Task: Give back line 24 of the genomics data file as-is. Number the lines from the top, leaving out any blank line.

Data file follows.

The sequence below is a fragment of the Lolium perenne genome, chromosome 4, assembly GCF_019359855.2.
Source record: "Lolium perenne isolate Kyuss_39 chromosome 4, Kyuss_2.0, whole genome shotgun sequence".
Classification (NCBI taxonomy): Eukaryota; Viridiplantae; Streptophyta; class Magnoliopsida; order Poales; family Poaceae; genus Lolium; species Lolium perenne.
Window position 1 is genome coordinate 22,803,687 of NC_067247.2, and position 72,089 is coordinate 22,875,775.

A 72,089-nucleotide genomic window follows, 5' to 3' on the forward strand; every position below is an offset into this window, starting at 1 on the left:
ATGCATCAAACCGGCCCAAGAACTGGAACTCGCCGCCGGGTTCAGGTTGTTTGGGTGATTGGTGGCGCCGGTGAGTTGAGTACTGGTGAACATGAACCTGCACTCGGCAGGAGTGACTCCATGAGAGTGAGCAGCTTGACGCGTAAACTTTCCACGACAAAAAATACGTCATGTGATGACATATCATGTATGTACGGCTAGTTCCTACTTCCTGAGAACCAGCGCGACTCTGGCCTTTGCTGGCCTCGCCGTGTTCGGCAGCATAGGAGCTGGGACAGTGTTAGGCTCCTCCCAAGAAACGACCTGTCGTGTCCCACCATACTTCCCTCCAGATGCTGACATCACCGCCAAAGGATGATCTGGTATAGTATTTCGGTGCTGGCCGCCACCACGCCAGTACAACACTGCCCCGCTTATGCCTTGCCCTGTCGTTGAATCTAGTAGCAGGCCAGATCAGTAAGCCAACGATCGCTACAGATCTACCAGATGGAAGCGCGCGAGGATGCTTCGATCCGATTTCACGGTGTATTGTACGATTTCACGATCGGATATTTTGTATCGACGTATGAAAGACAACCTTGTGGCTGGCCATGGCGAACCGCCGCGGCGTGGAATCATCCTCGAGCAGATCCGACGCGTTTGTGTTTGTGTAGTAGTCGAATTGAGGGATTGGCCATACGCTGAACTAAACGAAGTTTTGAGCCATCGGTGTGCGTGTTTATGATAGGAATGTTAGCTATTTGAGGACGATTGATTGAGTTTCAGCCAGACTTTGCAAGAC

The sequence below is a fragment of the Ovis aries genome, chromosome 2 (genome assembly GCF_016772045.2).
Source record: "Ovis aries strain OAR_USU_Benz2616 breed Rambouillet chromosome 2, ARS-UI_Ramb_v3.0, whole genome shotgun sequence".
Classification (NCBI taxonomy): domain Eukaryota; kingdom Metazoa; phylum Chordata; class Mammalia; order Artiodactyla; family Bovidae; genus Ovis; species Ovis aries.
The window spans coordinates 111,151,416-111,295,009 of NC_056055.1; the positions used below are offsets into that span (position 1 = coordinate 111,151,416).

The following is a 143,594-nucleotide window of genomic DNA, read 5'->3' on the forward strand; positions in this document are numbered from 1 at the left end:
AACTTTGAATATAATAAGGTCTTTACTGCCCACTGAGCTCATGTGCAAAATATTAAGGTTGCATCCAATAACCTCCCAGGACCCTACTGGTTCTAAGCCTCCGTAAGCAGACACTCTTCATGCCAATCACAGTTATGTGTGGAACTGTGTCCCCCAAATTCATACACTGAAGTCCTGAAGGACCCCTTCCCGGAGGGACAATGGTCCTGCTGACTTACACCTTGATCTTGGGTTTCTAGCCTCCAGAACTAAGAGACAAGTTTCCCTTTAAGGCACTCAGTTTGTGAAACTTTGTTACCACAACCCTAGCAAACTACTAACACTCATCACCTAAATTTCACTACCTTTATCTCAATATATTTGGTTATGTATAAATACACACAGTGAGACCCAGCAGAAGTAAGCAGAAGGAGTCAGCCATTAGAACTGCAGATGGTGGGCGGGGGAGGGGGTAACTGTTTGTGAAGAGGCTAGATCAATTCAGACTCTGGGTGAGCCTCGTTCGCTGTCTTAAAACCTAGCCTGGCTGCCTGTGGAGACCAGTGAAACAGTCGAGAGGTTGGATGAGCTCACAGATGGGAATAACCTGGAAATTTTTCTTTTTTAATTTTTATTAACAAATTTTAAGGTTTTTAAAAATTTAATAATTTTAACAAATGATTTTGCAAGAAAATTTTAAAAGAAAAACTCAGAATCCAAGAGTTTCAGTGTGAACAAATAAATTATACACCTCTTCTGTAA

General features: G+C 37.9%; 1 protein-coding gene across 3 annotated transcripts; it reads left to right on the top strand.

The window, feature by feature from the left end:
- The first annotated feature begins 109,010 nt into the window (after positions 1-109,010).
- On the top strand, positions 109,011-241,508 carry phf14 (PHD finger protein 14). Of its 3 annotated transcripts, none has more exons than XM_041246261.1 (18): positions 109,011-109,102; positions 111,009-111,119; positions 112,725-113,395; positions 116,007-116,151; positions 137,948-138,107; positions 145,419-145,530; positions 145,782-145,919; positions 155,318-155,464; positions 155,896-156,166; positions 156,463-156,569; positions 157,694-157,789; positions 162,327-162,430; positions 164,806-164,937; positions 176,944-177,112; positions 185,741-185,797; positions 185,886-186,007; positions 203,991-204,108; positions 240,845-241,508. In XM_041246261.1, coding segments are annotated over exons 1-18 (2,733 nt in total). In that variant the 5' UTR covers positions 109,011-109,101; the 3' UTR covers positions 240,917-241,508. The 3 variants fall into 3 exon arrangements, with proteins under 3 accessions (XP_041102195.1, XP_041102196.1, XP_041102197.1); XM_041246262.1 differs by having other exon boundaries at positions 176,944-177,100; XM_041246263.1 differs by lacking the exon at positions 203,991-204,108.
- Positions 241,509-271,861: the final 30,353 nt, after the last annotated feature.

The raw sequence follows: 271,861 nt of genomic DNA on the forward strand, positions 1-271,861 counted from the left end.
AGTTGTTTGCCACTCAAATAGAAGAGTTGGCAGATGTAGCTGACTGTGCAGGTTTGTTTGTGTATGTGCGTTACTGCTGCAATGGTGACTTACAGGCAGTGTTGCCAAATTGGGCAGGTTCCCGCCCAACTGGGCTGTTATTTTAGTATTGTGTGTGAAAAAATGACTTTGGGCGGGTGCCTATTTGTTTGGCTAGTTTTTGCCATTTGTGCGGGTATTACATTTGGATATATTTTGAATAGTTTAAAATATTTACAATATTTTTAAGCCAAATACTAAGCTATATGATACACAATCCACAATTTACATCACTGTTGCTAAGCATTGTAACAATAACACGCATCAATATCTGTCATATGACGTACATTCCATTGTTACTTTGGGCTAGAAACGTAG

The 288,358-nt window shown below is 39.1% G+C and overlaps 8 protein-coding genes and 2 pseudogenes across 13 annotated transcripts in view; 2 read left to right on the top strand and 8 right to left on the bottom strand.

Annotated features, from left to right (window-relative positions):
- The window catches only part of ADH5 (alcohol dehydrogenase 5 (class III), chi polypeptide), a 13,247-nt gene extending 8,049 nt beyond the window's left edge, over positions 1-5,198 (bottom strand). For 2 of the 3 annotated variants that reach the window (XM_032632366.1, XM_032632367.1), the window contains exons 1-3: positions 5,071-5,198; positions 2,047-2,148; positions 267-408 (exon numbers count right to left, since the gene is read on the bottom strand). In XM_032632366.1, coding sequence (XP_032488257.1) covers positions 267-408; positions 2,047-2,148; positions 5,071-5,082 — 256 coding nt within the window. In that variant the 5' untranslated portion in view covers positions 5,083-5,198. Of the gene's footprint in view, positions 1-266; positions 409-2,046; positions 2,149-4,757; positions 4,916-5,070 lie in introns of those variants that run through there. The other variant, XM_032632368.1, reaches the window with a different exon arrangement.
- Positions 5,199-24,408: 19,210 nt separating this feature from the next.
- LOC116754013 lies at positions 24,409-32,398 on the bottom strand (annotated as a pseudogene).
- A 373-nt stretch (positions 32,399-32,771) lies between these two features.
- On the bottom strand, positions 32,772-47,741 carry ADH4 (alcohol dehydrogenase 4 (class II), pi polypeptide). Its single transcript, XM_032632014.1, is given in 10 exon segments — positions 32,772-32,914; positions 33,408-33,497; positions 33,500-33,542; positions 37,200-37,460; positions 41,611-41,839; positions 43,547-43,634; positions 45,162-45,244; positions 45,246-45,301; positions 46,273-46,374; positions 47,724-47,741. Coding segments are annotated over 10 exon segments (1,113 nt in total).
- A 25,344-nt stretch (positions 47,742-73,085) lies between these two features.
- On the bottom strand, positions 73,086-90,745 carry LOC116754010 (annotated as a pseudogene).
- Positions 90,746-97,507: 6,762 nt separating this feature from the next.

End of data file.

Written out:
- LOC116754013 lies at positions 24,409-32,398 on the bottom strand (annotated as a pseudogene).